Louis G. Ceci's "The Case for Syntactic Imagery" (431-449), an excellent article, argues for the study of syntactic imagery, but does not suggest either a complete theory of syntax or how/what students should be taught.
Shirley K. Rose's "Down from the Haymow: One Hundred Years of Sentence-Combining" (483-491) reminds readers that combining can be done within a traditional framework, but does not pursue the idea.
Suzanne Jacobs, in "Composing the In-Class Essay: A Case Study of Rudy" (34-42), discusses, at the end of her article, students' problems with syntax. She does not, however, suggest that students can be taught syntax:
Gary Sloan's "The Frequency of Transitional Markers in Discursive Prose" (158-179) analyzes how professional writers use such markers: it does not suggest how, or even if, students should be taught to use them.
Elisabeth McPherson, in "Then, Now, and Maybe Then . . ." (697-701), writes:
Patrick Hartwell's "Grammar, Grammars, and the Teaching of Grammar" (105-127) could only be published in NCTEland. He begins by stating, "For me the grammar issue was settled at least twenty years ago with the conclusion offered by Richard Braddock, Richard Lloyd-Jones, and Lowell Schoer in 1963." (105) Having thus told us that his mind has been closed for the last twenty years, he procedes to condemn the teaching of grammar, giving copious footnotes along the way. My response to Hartwell, along with the responses of several others, was published in CE, Oct 85: 641-650, so I will not belabor it here. I am curious, however, to see how our colleagues in the sciences will react to Hartwell's opening statement.
John Rouse's "Scenes from the Writing Workshop" (217-236) drips with antipathy toward instruction in grammar. That students need to write to learn how to write--the thesis of Rouse's essay--cannot be denied, but that does not mean that instruction in grammar cannot help. Rouse has moreover, an extremely narrow concept of grammar. (See pages 235-236.)
"Four Comments on 'Grammar, Grammars, and the Teaching of Grammar'" (641-650) indicate that Patrick Hartwell's conclusion, that we should abandon grammar and go on to other things, is not shared by everyone. Once again, however, the proponents of grammar are put in the position of responding to an attack rather than being able to express their own ideas within the pages of an NCTE journal. Note that Joe Williams states:
We get Martha Kolln's comment on Patrick Hartwell's article, and his response. (875-879) Kolln makes the mistake of trying to be rational, but Hartwell begins his response with "There's little to be accomplished by talking across paradigms, so I'll try to be brief." And noting that he recognized "that teachers and students may perceive the need for something that might be called 'grammar instruction,'" he goes on to note that "otherwise, Professor Kolln is flat out wrong." His penultimate sentence contains the interjection: "but you know I'm right, right?" Hartwell can afford to be so smug because he shares the reigning paradigm of NCTE. And just as Trotsky believed that there would be a final revolution, so Hartwell believes he has found the final paradigm.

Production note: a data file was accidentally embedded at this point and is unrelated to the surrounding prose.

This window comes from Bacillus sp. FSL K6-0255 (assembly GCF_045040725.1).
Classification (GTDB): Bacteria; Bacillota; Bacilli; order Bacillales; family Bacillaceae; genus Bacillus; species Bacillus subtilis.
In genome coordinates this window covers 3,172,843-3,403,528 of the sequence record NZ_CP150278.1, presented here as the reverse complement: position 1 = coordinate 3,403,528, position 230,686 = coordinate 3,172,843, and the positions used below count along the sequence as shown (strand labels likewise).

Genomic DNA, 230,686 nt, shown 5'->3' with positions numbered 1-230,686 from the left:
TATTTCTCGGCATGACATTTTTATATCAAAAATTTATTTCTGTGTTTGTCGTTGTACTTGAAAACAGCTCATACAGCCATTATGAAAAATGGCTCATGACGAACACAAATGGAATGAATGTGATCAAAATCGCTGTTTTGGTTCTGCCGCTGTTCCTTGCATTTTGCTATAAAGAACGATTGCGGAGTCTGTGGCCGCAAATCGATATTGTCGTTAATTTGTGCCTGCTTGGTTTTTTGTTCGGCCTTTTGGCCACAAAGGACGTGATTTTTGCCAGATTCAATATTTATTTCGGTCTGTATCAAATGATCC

There are numerous "grammatical" research studies published in this journal, most of which are not relevant here since they describe the kinds of sentences that people in various groups write, but do not describe what kind of instruction students should (not) be given. An example of this kind of article is Glenn J. Broadhead, James A. Berlin, and Marlis Manley Broadhead's "Sentence Structure in Academic Prose and Its Implications for College Writing Teachers" (October, 82. 225-240), in which the authors "conclude that a common vocabulary and a common approach to instruction in syntax and style are applicable to the entire range of college writing, and that instruction in the uses of free modifiers (whether through sentence- combining, generative rhetoric, or traditional means) would be as appropriate in technical/scientific writing classes as in freshman composition and other courses." (238) Such articles do not propose a method or concept for teaching grammar, but rather draw conclusions about the grammar and syntax of published writers.
William L. Smith and Glynda A. Hull's "Direct and Indirect Measurements of Effects of Specific Instruction: Evidence from Sentence Combining" (285-289) does not indicate whether or not students were informed that they were being taught to use the "Relative Clause, the Appositive, and the Infinitive Nominal." One of the objectives of the study was to discover "whether this instruction . . . lasted beyond the immediate post-test,"(285) and the authors conclude:
Donald D. Neville and Evelyn F. Searls'
"The Effect of Sentence-Combining and Kernel-Identification Training on
the Syntactic Component of Reading Comprehension" (37-61) is an excellent
example of the misinformation that, in NCTE journals, goes by the name
of "research." One has to wonder if NCTE hasn't become so enchanted with
numbers that it has forgotten how to read.
[English Education is the journal for teachers of teachers.]
The articles in English Education are most interesting in that they point out the gap between the "towers and the trenches," the "towers" being the active members of NCTE; the "trenches," the teachers in the classrooms.
William L. Smith's "Prologue" introduces the issue. He observes: